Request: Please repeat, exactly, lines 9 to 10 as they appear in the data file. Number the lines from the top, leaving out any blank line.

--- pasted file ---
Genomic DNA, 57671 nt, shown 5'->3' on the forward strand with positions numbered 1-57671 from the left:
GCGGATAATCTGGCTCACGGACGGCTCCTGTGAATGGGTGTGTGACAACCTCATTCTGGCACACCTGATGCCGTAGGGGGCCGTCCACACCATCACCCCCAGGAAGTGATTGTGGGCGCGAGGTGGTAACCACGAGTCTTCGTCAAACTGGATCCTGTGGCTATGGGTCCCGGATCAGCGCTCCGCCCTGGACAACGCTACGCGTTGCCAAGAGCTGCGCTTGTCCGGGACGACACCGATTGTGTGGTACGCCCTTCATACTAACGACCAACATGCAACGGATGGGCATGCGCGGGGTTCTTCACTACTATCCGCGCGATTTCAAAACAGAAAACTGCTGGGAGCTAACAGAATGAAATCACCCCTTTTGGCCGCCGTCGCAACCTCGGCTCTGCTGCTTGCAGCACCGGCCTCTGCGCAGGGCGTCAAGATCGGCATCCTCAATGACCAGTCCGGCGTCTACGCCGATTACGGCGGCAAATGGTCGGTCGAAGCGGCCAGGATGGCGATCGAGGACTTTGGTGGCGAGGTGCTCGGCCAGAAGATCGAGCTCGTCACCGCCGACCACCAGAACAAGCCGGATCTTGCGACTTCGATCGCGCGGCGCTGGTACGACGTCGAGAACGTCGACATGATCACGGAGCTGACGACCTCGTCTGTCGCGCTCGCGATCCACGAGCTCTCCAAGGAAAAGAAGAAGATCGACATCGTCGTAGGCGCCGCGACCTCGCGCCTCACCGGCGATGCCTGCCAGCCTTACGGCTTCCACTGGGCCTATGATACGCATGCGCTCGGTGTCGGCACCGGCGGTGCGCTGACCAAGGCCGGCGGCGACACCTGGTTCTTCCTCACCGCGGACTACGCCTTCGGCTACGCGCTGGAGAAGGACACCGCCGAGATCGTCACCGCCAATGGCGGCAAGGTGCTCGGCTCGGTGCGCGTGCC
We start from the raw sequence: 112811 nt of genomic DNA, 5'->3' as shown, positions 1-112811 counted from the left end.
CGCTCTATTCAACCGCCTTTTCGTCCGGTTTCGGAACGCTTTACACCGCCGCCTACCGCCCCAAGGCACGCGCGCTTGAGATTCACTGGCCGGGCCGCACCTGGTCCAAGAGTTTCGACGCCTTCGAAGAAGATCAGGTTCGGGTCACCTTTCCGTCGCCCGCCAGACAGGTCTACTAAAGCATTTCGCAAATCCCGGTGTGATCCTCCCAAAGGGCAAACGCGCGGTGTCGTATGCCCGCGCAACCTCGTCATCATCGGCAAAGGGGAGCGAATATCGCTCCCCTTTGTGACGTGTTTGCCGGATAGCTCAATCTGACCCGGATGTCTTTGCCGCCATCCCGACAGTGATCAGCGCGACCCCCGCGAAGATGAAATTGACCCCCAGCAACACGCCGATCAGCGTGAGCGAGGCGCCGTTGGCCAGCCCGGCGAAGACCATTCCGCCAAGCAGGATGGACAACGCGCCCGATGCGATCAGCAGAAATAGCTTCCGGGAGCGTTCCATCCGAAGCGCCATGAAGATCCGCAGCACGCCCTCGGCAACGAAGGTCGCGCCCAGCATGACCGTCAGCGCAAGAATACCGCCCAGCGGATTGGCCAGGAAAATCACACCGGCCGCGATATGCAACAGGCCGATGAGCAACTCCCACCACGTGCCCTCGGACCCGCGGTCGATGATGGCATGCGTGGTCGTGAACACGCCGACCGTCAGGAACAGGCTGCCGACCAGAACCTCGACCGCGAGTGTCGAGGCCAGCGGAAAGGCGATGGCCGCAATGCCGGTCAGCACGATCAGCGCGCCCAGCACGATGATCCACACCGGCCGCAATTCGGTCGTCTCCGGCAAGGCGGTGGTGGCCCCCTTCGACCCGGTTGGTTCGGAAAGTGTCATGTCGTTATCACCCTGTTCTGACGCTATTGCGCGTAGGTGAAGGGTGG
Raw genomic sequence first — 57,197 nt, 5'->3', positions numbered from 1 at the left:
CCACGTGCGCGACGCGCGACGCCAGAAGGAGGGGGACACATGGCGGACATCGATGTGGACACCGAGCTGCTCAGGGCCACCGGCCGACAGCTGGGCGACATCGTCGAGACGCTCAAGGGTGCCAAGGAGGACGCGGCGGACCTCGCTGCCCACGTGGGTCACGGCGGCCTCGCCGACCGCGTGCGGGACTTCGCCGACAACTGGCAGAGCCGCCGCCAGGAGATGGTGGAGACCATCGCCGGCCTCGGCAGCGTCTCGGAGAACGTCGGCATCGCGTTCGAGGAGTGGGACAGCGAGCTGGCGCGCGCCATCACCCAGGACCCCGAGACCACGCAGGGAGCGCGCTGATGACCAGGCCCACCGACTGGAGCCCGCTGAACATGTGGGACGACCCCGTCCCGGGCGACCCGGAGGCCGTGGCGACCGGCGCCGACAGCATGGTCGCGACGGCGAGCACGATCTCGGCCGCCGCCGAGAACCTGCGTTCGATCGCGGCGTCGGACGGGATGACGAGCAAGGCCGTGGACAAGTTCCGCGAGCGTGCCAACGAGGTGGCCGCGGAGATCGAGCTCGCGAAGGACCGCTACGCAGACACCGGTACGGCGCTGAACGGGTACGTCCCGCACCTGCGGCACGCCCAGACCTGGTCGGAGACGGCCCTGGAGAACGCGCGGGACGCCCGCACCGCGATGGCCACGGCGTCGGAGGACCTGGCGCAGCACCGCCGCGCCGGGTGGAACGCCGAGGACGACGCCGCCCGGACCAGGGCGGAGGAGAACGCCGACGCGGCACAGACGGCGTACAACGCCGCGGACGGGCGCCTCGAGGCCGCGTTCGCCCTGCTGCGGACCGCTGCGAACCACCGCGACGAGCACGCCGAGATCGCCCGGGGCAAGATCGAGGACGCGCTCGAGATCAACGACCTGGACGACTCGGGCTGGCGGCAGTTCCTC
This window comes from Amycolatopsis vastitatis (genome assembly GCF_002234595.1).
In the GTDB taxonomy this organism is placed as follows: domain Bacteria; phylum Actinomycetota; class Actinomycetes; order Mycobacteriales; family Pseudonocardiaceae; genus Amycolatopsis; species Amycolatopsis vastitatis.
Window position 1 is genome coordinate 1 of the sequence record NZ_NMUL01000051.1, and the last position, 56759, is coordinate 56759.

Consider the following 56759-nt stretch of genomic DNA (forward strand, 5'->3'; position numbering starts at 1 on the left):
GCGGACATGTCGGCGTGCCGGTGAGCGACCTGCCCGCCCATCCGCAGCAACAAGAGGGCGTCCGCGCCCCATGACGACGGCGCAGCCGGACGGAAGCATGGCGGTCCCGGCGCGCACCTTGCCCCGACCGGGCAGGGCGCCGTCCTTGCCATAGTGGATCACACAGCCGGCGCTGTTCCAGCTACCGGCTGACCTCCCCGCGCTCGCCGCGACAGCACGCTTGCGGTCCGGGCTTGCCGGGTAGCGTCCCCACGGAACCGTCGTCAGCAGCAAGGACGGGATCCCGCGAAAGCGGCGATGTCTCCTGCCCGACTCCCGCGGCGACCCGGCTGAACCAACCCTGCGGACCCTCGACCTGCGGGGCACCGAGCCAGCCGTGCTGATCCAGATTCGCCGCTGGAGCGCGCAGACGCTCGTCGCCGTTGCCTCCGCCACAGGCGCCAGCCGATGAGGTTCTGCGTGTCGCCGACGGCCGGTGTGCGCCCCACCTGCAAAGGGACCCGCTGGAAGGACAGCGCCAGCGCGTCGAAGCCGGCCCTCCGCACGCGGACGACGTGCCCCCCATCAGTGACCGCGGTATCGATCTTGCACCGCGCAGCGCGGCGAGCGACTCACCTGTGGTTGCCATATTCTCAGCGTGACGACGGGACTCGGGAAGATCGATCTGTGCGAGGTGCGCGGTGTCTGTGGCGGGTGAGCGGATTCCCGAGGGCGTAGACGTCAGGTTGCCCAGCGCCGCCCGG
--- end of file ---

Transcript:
Window position 1 is genome coordinate 1 of the sequence record NZ_NMUL01000051.1, and the last position, 56759, is coordinate 56759.

Consider the following 56759-nt stretch of genomic DNA (forward strand, 5'->3'; position numbering starts at 1 on the left):